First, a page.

I went out with a man who belonged to someone else, a teacher who took me to a prom but couldn’t kiss, a Buddhist I didn’t like but whose philosophies I did, a writer who didn’t want me to talk about my work, a chef who didn’t like my tattoos and asked if I’d consider lasering them off before I met his family. There was one I believed might become my next something, but my brokenheart perspective had a nasty habit of shifting into kaleidoscopic view, seeing only the smooth parts I liked, while shifting the glass to obscure the jagged-edged ones I did not. I spent so much time pressing my eye to the shattered fragments that I overlooked the blood spilling from me. I believed that wounding was all I deserved after all that had happened.
I was still a damn fool.
Then, my mom died of what was ultimately a broken, faulty heart and I realized that my greatest source of love had never been the dates or the crushes or even the real relationships–it had been her all along–and she was gone.
There was no choice but for me to channel all of the love I had left into myself.
I bought myself a silver ring at the same shop where I bought my ex-husband’s years before. I went to the beach and vowed to stay alive and to stay open to love in all its forms. I vowed to make better choices to stop my constant heartbreak. I wrote my vows in the sand and let the waves carry them off. I slid the ring onto my finger and the wisdom of all I’d been through surged in my blood like high tide.
My marriage to self-love was in March, and that June I did meet another someone. He had a faulty, broken heart not unlike my mother’s.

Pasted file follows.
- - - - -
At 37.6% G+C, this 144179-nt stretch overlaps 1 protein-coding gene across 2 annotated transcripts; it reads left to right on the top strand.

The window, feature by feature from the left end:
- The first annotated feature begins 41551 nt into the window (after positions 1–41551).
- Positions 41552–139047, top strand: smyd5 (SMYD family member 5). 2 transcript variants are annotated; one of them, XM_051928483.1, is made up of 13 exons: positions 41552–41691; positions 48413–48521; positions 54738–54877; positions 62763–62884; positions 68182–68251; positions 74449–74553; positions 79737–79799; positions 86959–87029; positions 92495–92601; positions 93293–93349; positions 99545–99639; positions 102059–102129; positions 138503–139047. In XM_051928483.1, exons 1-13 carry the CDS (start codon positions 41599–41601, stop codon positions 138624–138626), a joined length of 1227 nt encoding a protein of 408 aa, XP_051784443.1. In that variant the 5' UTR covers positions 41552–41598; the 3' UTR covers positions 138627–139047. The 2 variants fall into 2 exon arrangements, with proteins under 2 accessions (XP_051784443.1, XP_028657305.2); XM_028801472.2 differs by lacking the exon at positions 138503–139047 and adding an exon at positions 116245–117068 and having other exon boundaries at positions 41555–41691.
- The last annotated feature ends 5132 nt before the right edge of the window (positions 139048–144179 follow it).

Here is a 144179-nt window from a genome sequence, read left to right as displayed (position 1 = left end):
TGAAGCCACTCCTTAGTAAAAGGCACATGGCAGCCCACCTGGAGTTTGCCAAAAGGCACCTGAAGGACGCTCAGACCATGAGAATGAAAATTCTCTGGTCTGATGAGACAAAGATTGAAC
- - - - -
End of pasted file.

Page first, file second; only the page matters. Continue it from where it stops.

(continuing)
When I eventually let him close to me, I could hear the mechanical ticking of his clockwork heart, keeping time. He’s had many surgeries in his life and and I’ve had many wounds. Our hearts both know something of suffering.
But, I have been wise enough to start to let my past go and to count each moment with him.
I don’t know what the future holds and, yes, he may yet be another hard lesson learned someday, but over the past three years, I have been learning my way around love, not loss. I have been learning to receive, to be heard, to be seen as beautiful and worthy of respect and tenderness.
My heart has been burned and my heart has been broken, but it was the wisdom I earned through self love that led me to a place where I am even able to have this kind of partnership now. This isn’t a fairytale where a hero rides in and saves our lady from her sorrow–it is one where she rescues herself and loves herself first.
The bravehearted partner is definitely a bonus, but the real love story…now and ever after…is the one within.
Cathleen Delia Mulrooney
Restless. Sleepless. Book-lover. Wordsmith. Deep roots. Prodigal heart. Teacher. Guide. Wanderer. Witch. Tea, tarot, hot baths, stitchcraft. Curator of narrative relics, remnants, & curiosities.
Cat is also a freelance writer, editor, and teacher. Her poetry, fiction, essays, interviews, and reviews have appeared in a variety of online and print publications. She has been teaching writing at the college level since 2000, and has facilitated creative writing workshops in elementary schools, high schools, prisons, and private organizations, as well as workshops exclusively for women to write their body and tarot-based narratives.